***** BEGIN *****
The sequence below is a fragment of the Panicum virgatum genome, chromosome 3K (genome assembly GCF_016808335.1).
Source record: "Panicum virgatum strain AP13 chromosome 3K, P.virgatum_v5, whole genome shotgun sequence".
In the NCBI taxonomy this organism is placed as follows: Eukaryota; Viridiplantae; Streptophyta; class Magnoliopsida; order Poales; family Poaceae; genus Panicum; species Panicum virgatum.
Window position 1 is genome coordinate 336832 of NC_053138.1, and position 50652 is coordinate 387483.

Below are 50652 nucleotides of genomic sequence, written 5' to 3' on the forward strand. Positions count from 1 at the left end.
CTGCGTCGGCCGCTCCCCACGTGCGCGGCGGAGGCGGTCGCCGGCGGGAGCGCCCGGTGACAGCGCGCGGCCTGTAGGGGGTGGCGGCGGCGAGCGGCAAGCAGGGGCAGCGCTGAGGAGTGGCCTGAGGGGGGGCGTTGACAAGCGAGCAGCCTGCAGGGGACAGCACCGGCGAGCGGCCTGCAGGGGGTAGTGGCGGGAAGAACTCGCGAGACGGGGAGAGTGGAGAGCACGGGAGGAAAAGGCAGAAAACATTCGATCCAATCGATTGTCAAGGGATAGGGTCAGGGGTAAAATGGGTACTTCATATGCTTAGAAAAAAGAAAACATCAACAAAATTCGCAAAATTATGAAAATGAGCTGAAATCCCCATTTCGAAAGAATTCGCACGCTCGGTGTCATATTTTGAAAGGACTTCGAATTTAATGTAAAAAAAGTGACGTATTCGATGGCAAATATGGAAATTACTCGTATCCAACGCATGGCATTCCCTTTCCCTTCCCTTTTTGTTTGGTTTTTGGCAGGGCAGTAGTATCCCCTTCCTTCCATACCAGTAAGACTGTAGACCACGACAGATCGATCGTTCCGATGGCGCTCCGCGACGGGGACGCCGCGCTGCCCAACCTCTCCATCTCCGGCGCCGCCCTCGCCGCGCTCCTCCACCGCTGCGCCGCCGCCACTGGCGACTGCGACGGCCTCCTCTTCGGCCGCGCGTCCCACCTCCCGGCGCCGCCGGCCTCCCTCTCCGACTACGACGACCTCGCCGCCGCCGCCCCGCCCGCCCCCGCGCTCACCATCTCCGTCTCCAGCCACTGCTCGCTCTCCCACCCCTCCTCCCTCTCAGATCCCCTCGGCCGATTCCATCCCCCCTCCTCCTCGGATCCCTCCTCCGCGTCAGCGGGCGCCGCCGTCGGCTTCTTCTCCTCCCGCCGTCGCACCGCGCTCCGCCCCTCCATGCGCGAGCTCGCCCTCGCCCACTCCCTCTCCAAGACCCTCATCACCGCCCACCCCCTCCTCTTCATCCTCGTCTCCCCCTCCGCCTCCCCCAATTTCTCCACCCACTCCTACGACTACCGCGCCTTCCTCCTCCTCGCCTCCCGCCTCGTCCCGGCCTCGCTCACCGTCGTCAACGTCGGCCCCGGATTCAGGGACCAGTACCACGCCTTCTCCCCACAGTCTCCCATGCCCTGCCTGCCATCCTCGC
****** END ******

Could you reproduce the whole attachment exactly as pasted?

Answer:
The sequence below is a fragment of the Panicum virgatum genome, chromosome 3K (genome assembly GCF_016808335.1).
Source record: "Panicum virgatum strain AP13 chromosome 3K, P.virgatum_v5, whole genome shotgun sequence".
In the NCBI taxonomy this organism is placed as follows: Eukaryota; Viridiplantae; Streptophyta; class Magnoliopsida; order Poales; family Poaceae; genus Panicum; species Panicum virgatum.
Window position 1 is genome coordinate 336832 of NC_053138.1, and position 50652 is coordinate 387483.

Below are 50652 nucleotides of genomic sequence, written 5' to 3' on the forward strand. Positions count from 1 at the left end.
CTGCGTCGGCCGCTCCCCACGTGCGCGGCGGAGGCGGTCGCCGGCGGGAGCGCCCGGTGACAGCGCGCGGCCTGTAGGGGGTGGCGGCGGCGAGCGGCAAGCAGGGGCAGCGCTGAGGAGTGGCCTGAGGGGGGGCGTTGACAAGCGAGCAGCCTGCAGGGGACAGCACCGGCGAGCGGCCTGCAGGGGGTAGTGGCGGGAAGAACTCGCGAGACGGGGAGAGTGGAGAGCACGGGAGGAAAAGGCAGAAAACATTCGATCCAATCGATTGTCAAGGGATAGGGTCAGGGGTAAAATGGGTACTTCATATGCTTAGAAAAAAGAAAACATCAACAAAATTCGCAAAATTATGAAAATGAGCTGAAATCCCCATTTCGAAAGAATTCGCACGCTCGGTGTCATATTTTGAAAGGACTTCGAATTTAATGTAAAAAAAGTGACGTATTCGATGGCAAATATGGAAATTACTCGTATCCAACGCATGGCATTCCCTTTCCCTTCCCTTTTTGTTTGGTTTTTGGCAGGGCAGTAGTATCCCCTTCCTTCCATACCAGTAAGACTGTAGACCACGACAGATCGATCGTTCCGATGGCGCTCCGCGACGGGGACGCCGCGCTGCCCAACCTCTCCATCTCCGGCGCCGCCCTCGCCGCGCTCCTCCACCGCTGCGCCGCCGCCACTGGCGACTGCGACGGCCTCCTCTTCGGCCGCGCGTCCCACCTCCCGGCGCCGCCGGCCTCCCTCTCCGACTACGACGACCTCGCCGCCGCCGCCCCGCCCGCCCCCGCGCTCACCATCTCCGTCTCCAGCCACTGCTCGCTCTCCCACCCCTCCTCCCTCTCAGATCCCCTCGGCCGATTCCATCCCCCCTCCTCCTCGGATCCCTCCTCCGCGTCAGCGGGCGCCGCCGTCGGCTTCTTCTCCTCCCGCCGTCGCACCGCGCTCCGCCCCTCCATGCGCGAGCTCGCCCTCGCCCACTCCCTCTCCAAGACCCTCATCACCGCCCACCCCCTCCTCTTCATCCTCGTCTCCCCCTCCGCCTCCCCCAATTTCTCCACCCACTCCTACGACTACCGCGCCTTCCTCCTCCTCGCCTCCCGCCTCGTCCCGGCCTCGCTCACCGTCGTCAACGTCGGCCCCGGATTCAGGGACCAGTACCACGCCTTCTCCCCACAGTCTCCCATGCCCTGCCTGCCATCCTCGC